Distracted Driving: Parents Set the Precedent
You would assume parents are the safest drivers on the road, but a study published in Academic Pediatrics says it isn’t so.1 This University of Michigan study sought to characterize potential distractions among drivers of children using a computerized survey. Adult drivers of 1-12 year old children who sought emergency care were surveyed, with nearly 90% of eligible parents participating. The results–no discernible difference between parent drivers engaging in driving distractions over the general population.
Even more concerning, another survey by Liberty Mutual Insurance and SADD (Students Against Destructive Decisions) finds that, as teenagers, children observe and are quite aware of their parents engaging in risk-taking behaviors like texting and driving without a seatbelt.2 And they tend to repeat their parents’ poor driving habits in equal amounts.
This data correlates with what our experience has been at the Crosley Law Firm. As a personal injury law firm, we see the end results of dangerously texting and driving, or being otherwise distracted. The majority of our auto accident cases include at least one driver who was driving while distracted. We see the direct and personal costs that come from this behavior, and want to do whatever we can to contribute toward a decrease in distracted driving.
We share the concern of Michelle L Macy, M.D., M.S., an emergency medicine physician at U of M’s C.S. Mott’s Children’s Hospital and lead author of the study published in Academic Pediatrics, who raised the question about whether parents are modeling the right behaviors in front of children who will eventually learn to drive. “We know there are some limitations to this study… people are often reluctant to disclose that they engage in dangerous (and sometimes illegal) behaviors while driving. But our results do highlight the fact that child passengers are frequently being exposed to the risks of distracted driving.”
Macy’s concern is warranted–the “do as I say, not as I do” attitude of many parents is recognized by two-thirds of surveyed teen drivers in the Liberty Mutual survey, who report that their parents live by different rules than what they expect of their teens.
One of the main sources of distraction in both these studies? Cell phones. In the study published in Academic Pediatrics:
- Approximately 75% of participants admitted to cellular phone-related distractions such as texting or making calls.
- Out of the over 1,700 teens surveyed nationwide in the Liberty Mutual/SADD survey report seeing 91% of their parents talking on a cell phone while driving, and 59% texting, at least occasionally.
- A high percentage of the teens surveyed also admit to making poor driving decisions, with 90% talking on the phone and 80% sending text messages while driving.
Distracted driving activities are also associated with other unsafe driving behaviors. Teens surveyed report that 88% of their parents speed, nearly half of them have driven at least occasionally without a seatbelt, and 20% under the influence of alcohol. These numbers are closely mirrored by the teen’s driving decisions themselves, with 94% reporting speeding, 33% not wearing a seatbelt, and 15% driving under the influence of alcohol.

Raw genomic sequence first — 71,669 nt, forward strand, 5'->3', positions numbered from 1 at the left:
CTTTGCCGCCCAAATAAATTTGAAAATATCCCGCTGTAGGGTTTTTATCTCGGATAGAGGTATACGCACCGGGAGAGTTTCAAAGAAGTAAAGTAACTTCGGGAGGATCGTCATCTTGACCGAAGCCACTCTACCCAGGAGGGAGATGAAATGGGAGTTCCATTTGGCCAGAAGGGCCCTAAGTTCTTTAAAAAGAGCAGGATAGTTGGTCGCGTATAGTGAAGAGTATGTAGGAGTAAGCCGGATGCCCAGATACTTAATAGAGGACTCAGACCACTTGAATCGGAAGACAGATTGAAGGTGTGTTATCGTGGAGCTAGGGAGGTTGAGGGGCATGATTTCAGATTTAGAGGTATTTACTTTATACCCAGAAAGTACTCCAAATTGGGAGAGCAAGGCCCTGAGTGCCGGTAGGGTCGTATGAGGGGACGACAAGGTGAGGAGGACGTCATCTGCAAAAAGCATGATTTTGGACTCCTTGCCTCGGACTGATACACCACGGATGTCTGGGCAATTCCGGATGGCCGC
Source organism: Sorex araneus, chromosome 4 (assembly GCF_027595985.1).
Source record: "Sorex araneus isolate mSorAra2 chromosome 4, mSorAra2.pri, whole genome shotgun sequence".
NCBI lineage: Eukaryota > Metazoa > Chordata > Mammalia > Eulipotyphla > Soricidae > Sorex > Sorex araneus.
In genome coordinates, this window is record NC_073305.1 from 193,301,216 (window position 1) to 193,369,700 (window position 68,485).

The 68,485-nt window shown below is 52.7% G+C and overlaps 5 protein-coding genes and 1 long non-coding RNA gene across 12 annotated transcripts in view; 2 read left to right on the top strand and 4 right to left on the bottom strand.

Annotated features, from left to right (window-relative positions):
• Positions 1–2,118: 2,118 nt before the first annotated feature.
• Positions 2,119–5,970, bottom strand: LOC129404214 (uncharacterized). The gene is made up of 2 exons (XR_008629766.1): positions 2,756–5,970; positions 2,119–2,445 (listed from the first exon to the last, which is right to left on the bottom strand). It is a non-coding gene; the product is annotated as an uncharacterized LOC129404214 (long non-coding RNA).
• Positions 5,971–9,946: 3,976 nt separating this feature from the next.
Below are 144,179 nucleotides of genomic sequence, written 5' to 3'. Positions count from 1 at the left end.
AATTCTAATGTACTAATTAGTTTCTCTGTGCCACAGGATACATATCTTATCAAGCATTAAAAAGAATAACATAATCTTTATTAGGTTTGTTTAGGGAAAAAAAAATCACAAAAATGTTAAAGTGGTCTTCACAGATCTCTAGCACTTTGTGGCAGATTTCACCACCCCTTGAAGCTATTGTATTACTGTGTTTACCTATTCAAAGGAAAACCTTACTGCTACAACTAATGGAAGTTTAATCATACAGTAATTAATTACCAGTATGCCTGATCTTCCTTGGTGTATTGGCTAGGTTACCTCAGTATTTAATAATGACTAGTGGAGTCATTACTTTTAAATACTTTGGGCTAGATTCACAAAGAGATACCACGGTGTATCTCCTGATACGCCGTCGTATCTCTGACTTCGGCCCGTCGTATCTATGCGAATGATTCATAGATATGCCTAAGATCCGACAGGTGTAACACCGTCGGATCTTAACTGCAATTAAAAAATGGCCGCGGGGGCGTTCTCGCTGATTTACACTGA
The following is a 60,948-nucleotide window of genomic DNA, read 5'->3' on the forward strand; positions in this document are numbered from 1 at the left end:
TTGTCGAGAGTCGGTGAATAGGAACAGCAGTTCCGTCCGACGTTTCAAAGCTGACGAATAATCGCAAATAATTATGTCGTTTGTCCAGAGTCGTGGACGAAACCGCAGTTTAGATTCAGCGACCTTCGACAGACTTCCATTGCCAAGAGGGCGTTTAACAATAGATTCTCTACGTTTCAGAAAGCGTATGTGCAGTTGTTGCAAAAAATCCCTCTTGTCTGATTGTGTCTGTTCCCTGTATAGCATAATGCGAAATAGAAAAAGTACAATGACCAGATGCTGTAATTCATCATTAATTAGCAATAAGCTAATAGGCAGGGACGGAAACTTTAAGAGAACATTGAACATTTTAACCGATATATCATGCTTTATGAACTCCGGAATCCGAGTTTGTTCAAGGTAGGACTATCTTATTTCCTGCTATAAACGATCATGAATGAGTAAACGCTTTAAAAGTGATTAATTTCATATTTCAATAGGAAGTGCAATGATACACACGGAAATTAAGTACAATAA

Dave Melton, a driving safety expert with Liberty Mutual Insurance and managing director of global safety, notes that “Your kids are always observing the decisions you make behind the wheel, and in fact have likely been doing so since they were big enough to see over the dashboard. You may think you only occasionally read a text at a stop light or take the odd thirty-second phone call, but kids are seeing that in a different way. Answering your phone once while driving… legitimizes the action for your children and they, will. in turn, see that as acceptable behavior.”
Looking at the results of these two surveys, it’s quite clear that parents are taking unnecessary risks by driving distracted with children in their car, but they are also setting the precedent for their kids that will affect how they drive when they receive their license. An estimated 421,000 people were injured in motor vehicle crashes involving a distracted driver in 2012.3 We are setting the table for these numbers to increase if we continue these risky behaviors.
No one wants to be at fault when it comes to an auto accident, and no one would want to be responsible for a serious injury or an untimely death. Yet we see cases where individuals have been hurt or killed as the result of distractions, and we see the physical and emotional pain that these incidents cause to both the victim and the responsible party.
Teens, start the conversation and speak up. Ask your parents to change their behaviors. 70% of teens who do so reported that their parents listen and change their actions while behind the wheel. Mom and dad, make conscious decisions while driving, like turning off the ringer on the cell phone and buckling up every time you get behind the wheel. Remember–a future driver is watching you from the backseat.
1 Potential Distractions and Unsafe Driving Behaviors Among Drivers of 1- to 12-Year-Old Children Academic Pediatrics, Volume 14, Issue 3, May–June 2014, Pages 279-286 Michelle L. Macy, Patrick M. Carter, C. Raymond Bingham, Rebecca M. Cunningham, Gary L. Freed
2 Liberty Mutual Insurance and SADD commissioned ORC International to conduct a qualitative and quantitative methodology to measure teen driving attitudes and behaviors. The study was initiated with a series of focus groups held in Boston, Mass. and Atlanta, Ga., from January 30-February 1, 2012, followed by a survey of 1,708 eleventh and twelfth graders from across the country.
3 Distracted Driving: Facts and Statistics: National Highway Traffic Safety Administration
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